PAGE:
Japan earnings showing improving signs while we remain negative on techs and video game stocks

Positive earnings signs in Japan from recovering consumption and China demand
It was rather a dull week with S&P eking out a small gain after a big rebound in stocks in the previous week as continued spread of Covid infections in the US and Europe and concerns about temporary halt in some vaccine trials as well as leaked WHO study showing disappointing results in effectiveness of Gilead’s drug, remdesivir, weighed on sentiment. With less than three weeks left before the US presidential election, concerns also linger that no economic stimulus seems likely before then as a compromise among legislators on the size of the fiscal package still seems far away. 

In the meantime, sentiment in our own market in Japan was also somewhat lacklustre with Topix struggling to close its bearish gap formed in late February around 1640 level with lower trading volumes seen for much of this month. Even the smaller cap names which have been on fire in the last few months, retraced some of their earlier gains made by mid-week after Topix Mothers Index briefly broke above its early 2018 highs. The retreat was partly triggered by the ¥$ rate which once again failed to stay above its 50-day moving average as it has been the case since the pandemic, continuing with its downward slope which we believe will eventually push the forex level towards parity. 

Nevertheless, we retain our bullish stance on Japan as we are already seeing more positive earnings projections and results emerging from a general recovery in consumption trends at home and more notable improvement in end-demand in China, Japan’s largest and most important trading partner. We feel these two factors will be the two key pillars, supporting the market, especially as the yen is weakening against the Chinese currency. This should help offset some of the headwinds from the stronger yen against the dollar as well as the fact that the US and EU look likely to struggle to maintain their economic recovery trend given the renewed surge in infection rates and lockdown regimes being reintroduced.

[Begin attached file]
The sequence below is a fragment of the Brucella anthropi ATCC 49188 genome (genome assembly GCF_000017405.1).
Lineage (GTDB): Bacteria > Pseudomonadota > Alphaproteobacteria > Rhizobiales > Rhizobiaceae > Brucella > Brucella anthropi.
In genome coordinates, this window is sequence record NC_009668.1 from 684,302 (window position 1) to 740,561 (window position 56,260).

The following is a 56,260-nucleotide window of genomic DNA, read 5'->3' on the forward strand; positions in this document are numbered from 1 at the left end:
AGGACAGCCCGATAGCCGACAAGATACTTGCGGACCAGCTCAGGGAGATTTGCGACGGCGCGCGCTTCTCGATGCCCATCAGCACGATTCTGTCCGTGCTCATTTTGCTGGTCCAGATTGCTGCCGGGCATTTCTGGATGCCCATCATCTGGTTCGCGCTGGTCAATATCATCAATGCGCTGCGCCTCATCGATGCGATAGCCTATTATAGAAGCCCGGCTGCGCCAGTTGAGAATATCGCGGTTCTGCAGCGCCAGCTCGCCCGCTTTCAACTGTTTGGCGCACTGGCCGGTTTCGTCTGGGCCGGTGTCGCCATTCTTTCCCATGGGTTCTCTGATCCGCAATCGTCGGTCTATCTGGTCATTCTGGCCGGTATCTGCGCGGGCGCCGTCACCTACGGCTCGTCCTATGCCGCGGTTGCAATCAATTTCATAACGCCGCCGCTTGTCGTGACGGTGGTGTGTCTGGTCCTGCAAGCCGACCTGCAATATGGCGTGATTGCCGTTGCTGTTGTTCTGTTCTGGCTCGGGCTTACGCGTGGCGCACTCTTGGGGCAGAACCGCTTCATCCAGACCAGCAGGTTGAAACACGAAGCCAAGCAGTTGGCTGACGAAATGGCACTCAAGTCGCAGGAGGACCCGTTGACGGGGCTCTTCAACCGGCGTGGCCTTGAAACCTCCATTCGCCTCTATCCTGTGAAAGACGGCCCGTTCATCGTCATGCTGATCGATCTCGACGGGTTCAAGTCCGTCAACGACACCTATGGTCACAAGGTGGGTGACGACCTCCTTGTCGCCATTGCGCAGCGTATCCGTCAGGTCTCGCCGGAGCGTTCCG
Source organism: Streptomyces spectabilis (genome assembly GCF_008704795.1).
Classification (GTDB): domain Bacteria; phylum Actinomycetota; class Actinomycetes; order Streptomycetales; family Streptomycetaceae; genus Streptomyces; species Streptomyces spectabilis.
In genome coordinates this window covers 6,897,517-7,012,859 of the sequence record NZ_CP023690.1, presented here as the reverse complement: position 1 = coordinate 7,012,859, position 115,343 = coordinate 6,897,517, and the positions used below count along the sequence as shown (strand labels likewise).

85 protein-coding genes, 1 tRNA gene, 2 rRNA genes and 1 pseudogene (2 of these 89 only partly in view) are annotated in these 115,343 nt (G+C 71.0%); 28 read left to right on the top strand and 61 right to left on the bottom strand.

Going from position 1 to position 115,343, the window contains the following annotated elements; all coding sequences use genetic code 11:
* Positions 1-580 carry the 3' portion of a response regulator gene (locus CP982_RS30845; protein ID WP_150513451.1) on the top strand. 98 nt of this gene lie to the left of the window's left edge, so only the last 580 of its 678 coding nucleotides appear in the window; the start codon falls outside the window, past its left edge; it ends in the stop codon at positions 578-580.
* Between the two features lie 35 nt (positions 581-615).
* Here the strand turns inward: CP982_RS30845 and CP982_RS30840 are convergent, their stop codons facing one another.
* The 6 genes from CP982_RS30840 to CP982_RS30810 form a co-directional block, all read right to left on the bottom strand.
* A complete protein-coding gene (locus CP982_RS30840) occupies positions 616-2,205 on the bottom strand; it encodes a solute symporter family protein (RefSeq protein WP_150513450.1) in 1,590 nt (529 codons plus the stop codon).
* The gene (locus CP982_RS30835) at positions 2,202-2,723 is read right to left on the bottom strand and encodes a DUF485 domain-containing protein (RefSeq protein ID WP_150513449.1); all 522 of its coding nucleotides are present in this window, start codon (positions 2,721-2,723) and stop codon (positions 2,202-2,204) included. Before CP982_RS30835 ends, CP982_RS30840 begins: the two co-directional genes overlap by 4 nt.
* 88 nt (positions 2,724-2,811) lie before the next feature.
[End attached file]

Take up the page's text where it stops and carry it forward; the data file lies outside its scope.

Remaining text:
We retain our negative stance on technology and video game stocks
With Apple’s launch of 5G enabled iPhone12 models having brought very little surprises, we remain doubtful over the strength of the replacement demand cycle given tough economic conditions and very patchy 5G network coverage. With this, much-anticipated event now behind us and with market looking to have already factored in a very positive outcome of an iPhone super cycle, we think surprises look to be eschewed towards the downside. This is especially so as China’s smartphone shipments continue to plunge, falling by a whopping 37% YoY in September while we have yet to see the full impact of the Huawei ban on orders for smartphone component makers. 

To be sure, we have seen some fundamental improvements in tech space, especially supply/demand in data centre components as they have continued to absorb their high level of inventory in the last quarter. However, with inventories of memory chips said to have reached as high as four months by August, it will take some time, possibly as long as Q2 of next year before lower stock piles feed through to improving end-demand. Moreover, with strong work-from-home PC and notebook sales likely to be cooling off from the current quarter, we feel that scope for disappointing demand trends in the technology space will linger on for a while. 

Another sector which we think is fertile ground for finding short selling opportunities and has seen a very positive distortion from the pandemic is the video game segment. Most related shares in Japan are trading close to their all-time-highs with nearly all analysts upgrading their earnings growth projections for next term. However, with this year’s likely prospects of having three Christmas quarters in one term, we believe the growth hurdles for next year will prove extremely high and with the new game consoles cycle at its early penetration stage, probabilities for sales growth to continue into next term seems fairly remote. We think this sector led by Nintendo looks ripe for a notable correction.